Monday, 11 October 2010

Happy Columbus Day! A guide to American bank holidays

It's Columbus Day today, one of those nebulous quasi-holidays they have over here where the schools and banks are closed, there is no rubbish collection or post but other things seem to carry on as normal - eg. my husband is still expected to go to work, the boys' swimming lessons continue, etc., etc. On our trip to the playground this morning, I spotted legions of women whose other halves were clearly at work, desperately trying to entertain their kids for yet another day after the weekend.

The USA has quite a few Monday bank holidays. Some of them, like Memorial Day and Labor Day (marking the beginning and end of summer), are widely observed, but many of them seem semi-official - for instance Martin Luther King Day, in mid-January, and Presidents' Day in mid-February. Not every employer lets their staff take them off, and even if you do have the day off, not everything is open. For example, we were at the Bronx Zoo this weekend, and I noticed that it is only ever closed on Christmas Day, Thanksgiving and Martin Luther King day. OK, I can see that possibly this makes sense; it's the coldest time of year and all the animals will probably be huddled indoors somewhere drinking hot chocolate. But then again, what ARE you supposed to do on a bank holiday Monday in January? You can ski, but (having been researching ski resorts recently) I've also noticed that this is THE most expensive weekend of the year at some resorts. Or you can indulge in some shopping - every time there is a holiday, you are bombarded with advertising by stores like Macy's, which I can guarantee will today be having a Columbus Day mattress sale or similar.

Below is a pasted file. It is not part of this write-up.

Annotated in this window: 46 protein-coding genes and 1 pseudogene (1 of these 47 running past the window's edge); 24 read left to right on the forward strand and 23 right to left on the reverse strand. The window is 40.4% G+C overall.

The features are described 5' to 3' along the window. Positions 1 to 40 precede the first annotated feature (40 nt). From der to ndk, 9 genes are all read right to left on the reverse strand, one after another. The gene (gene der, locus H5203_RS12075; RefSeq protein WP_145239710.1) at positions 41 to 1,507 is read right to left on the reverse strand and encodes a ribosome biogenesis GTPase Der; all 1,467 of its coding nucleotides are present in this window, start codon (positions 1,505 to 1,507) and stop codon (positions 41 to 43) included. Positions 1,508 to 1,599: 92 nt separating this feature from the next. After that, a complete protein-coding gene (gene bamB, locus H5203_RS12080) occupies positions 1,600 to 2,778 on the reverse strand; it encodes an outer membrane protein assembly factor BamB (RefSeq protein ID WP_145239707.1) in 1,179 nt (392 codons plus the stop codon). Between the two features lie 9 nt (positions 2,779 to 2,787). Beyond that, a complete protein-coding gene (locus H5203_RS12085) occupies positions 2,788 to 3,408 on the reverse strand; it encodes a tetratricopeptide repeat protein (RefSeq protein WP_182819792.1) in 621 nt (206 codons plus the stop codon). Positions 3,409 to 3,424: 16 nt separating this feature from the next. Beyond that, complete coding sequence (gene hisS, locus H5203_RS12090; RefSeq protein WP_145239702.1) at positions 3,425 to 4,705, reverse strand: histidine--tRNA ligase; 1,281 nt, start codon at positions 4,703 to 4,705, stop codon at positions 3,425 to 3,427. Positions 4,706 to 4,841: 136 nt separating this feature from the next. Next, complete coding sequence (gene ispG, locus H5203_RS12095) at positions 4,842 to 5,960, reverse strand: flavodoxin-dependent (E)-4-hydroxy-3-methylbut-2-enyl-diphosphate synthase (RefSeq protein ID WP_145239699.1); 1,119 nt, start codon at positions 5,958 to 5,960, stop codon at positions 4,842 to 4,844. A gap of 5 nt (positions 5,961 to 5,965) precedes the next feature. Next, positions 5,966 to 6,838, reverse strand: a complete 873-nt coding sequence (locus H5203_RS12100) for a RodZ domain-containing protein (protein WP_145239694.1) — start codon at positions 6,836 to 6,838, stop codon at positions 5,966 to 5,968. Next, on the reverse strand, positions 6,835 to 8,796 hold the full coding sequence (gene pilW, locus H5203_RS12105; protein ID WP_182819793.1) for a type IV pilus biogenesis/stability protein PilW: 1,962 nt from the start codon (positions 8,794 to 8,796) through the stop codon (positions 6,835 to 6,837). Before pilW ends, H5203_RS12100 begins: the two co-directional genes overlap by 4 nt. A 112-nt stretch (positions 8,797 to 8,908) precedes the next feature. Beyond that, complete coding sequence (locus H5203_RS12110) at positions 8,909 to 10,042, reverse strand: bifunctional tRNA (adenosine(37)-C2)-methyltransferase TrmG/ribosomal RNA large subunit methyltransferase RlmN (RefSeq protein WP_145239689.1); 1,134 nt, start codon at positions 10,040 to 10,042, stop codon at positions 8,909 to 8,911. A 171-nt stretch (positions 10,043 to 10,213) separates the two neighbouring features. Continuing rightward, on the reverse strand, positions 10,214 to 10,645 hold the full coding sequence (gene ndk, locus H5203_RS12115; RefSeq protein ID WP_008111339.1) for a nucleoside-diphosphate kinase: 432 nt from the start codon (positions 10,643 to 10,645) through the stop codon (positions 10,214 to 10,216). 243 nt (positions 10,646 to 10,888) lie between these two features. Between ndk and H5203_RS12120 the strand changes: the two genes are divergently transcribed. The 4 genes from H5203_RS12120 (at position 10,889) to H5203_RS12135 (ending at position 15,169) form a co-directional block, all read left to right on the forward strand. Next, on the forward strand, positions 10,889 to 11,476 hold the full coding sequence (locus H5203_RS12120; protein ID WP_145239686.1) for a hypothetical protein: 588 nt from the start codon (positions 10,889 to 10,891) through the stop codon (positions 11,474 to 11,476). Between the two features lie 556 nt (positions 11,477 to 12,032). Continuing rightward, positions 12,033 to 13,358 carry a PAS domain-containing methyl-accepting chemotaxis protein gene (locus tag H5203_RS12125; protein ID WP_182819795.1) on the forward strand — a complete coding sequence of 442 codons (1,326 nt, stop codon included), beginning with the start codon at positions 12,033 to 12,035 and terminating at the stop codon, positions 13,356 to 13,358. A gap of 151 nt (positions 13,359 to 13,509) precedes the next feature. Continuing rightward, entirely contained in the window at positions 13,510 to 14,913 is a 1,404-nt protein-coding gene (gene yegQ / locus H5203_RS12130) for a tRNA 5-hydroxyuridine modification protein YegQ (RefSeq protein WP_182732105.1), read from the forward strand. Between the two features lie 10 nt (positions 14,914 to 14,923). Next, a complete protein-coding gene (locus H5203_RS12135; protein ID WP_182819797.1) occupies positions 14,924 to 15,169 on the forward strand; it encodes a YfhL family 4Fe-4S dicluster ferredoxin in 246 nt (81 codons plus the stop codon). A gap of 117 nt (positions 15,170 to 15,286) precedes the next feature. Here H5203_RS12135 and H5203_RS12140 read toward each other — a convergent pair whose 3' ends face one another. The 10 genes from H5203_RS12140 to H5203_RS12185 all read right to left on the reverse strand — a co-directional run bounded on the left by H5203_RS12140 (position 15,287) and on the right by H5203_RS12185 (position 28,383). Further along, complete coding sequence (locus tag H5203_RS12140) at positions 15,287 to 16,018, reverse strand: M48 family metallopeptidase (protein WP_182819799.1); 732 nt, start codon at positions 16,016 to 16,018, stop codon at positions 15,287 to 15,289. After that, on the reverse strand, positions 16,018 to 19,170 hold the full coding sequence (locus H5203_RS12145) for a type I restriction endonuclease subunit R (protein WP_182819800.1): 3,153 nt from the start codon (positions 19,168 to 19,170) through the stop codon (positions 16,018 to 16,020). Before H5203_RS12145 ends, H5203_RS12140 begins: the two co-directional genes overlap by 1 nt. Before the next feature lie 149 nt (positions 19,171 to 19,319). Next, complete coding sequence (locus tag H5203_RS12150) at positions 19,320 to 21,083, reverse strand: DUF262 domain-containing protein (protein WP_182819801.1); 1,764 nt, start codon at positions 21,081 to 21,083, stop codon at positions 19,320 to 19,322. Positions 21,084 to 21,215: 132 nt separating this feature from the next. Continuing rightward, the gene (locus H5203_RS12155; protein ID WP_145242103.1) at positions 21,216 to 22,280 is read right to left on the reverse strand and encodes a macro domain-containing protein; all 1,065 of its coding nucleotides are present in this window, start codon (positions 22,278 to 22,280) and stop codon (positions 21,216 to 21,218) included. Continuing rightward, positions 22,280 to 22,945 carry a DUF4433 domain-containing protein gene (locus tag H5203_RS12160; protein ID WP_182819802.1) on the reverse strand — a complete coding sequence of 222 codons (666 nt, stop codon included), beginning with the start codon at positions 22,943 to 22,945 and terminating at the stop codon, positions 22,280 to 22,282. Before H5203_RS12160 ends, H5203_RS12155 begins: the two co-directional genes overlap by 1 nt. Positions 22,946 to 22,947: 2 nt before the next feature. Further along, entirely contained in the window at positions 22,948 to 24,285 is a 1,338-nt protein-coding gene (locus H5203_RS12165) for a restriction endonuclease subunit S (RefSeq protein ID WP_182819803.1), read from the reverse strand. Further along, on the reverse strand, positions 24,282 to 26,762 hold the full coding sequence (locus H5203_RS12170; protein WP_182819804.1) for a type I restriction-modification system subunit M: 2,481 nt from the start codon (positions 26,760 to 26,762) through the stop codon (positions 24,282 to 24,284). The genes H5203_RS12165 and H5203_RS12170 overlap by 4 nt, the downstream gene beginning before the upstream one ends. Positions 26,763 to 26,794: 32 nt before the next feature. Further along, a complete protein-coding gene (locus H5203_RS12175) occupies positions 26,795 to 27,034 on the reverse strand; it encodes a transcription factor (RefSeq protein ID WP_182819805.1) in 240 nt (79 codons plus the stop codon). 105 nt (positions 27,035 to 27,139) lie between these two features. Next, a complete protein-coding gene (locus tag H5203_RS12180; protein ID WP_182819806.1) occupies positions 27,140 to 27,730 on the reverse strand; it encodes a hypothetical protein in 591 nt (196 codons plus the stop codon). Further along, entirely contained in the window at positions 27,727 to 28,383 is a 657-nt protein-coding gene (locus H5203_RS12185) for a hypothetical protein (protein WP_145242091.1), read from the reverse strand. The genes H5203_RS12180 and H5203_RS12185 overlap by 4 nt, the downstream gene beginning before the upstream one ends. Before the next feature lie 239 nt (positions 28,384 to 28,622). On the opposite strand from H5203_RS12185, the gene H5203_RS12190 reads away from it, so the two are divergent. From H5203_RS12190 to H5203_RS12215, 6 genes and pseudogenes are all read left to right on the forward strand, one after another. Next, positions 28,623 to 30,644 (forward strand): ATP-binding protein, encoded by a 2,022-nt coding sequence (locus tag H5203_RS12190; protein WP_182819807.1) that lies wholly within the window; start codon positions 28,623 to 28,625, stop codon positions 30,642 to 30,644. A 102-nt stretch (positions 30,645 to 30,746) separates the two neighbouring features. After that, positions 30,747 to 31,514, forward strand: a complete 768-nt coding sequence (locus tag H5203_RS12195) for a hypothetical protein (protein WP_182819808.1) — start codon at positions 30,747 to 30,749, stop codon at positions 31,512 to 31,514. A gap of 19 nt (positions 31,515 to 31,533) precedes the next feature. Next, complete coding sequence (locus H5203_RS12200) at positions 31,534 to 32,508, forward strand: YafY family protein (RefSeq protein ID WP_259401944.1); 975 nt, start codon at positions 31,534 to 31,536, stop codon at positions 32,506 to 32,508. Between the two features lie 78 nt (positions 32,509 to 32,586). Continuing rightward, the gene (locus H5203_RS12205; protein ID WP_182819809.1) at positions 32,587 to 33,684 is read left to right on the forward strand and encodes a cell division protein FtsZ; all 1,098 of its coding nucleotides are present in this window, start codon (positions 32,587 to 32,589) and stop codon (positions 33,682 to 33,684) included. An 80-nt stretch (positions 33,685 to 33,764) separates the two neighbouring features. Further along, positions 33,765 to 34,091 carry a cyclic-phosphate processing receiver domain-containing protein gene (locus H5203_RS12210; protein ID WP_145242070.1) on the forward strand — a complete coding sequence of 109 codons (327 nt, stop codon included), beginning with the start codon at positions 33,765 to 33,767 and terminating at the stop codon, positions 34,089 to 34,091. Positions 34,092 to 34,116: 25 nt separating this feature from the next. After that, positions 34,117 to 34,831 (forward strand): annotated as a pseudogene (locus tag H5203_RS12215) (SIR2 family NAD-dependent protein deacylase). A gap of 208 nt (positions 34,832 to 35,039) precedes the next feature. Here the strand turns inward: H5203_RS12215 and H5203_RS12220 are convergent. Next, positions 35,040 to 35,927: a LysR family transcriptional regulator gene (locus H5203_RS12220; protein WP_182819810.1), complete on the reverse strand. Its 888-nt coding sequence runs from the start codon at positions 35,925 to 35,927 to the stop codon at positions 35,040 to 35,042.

Then there is the Friday between Thanksgiving (always a Thursday) and the weekend. It's not a public holiday, but everyone takes it off as holiday - everyone American, that is - and it is supposed to be one of the biggest shopping days of the year. Not being American, last year The Doctor determinedly went into work. I took the Littleboys to a 'holiday show' at the library, which was full of Dads.